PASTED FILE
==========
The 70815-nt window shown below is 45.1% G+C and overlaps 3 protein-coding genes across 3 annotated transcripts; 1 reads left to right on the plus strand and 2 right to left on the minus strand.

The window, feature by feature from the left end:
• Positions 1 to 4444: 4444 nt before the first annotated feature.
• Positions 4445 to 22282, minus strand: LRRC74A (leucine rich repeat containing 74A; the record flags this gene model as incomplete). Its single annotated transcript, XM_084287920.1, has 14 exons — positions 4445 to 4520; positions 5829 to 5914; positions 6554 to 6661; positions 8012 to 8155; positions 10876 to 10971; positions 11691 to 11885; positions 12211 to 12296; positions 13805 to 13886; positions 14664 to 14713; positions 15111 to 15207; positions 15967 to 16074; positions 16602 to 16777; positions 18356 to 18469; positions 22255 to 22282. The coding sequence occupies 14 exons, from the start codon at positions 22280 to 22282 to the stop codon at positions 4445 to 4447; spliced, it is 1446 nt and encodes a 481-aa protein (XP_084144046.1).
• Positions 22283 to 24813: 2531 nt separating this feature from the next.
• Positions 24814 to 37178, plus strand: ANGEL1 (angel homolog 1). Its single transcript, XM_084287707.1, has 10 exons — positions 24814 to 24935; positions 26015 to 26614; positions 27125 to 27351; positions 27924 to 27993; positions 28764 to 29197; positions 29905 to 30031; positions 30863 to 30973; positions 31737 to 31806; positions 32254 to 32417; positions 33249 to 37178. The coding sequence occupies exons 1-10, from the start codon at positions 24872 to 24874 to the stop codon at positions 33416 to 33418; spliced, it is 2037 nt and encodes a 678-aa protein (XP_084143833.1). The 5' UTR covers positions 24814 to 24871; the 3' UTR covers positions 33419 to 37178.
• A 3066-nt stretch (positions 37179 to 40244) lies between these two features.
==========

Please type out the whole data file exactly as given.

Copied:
The 70815-nt window shown below is 45.1% G+C and overlaps 3 protein-coding genes across 3 annotated transcripts; 1 reads left to right on the plus strand and 2 right to left on the minus strand.

The window, feature by feature from the left end:
• Positions 1 to 4444: 4444 nt before the first annotated feature.
• Positions 4445 to 22282, minus strand: LRRC74A (leucine rich repeat containing 74A; the record flags this gene model as incomplete). Its single annotated transcript, XM_084287920.1, has 14 exons — positions 4445 to 4520; positions 5829 to 5914; positions 6554 to 6661; positions 8012 to 8155; positions 10876 to 10971; positions 11691 to 11885; positions 12211 to 12296; positions 13805 to 13886; positions 14664 to 14713; positions 15111 to 15207; positions 15967 to 16074; positions 16602 to 16777; positions 18356 to 18469; positions 22255 to 22282. The coding sequence occupies 14 exons, from the start codon at positions 22280 to 22282 to the stop codon at positions 4445 to 4447; spliced, it is 1446 nt and encodes a 481-aa protein (XP_084144046.1).
• Positions 22283 to 24813: 2531 nt separating this feature from the next.
• Positions 24814 to 37178, plus strand: ANGEL1 (angel homolog 1). Its single transcript, XM_084287707.1, has 10 exons — positions 24814 to 24935; positions 26015 to 26614; positions 27125 to 27351; positions 27924 to 27993; positions 28764 to 29197; positions 29905 to 30031; positions 30863 to 30973; positions 31737 to 31806; positions 32254 to 32417; positions 33249 to 37178. The coding sequence occupies exons 1-10, from the start codon at positions 24872 to 24874 to the stop codon at positions 33416 to 33418; spliced, it is 2037 nt and encodes a 678-aa protein (XP_084143833.1). The 5' UTR covers positions 24814 to 24871; the 3' UTR covers positions 33419 to 37178.
• A 3066-nt stretch (positions 37179 to 40244) lies between these two features.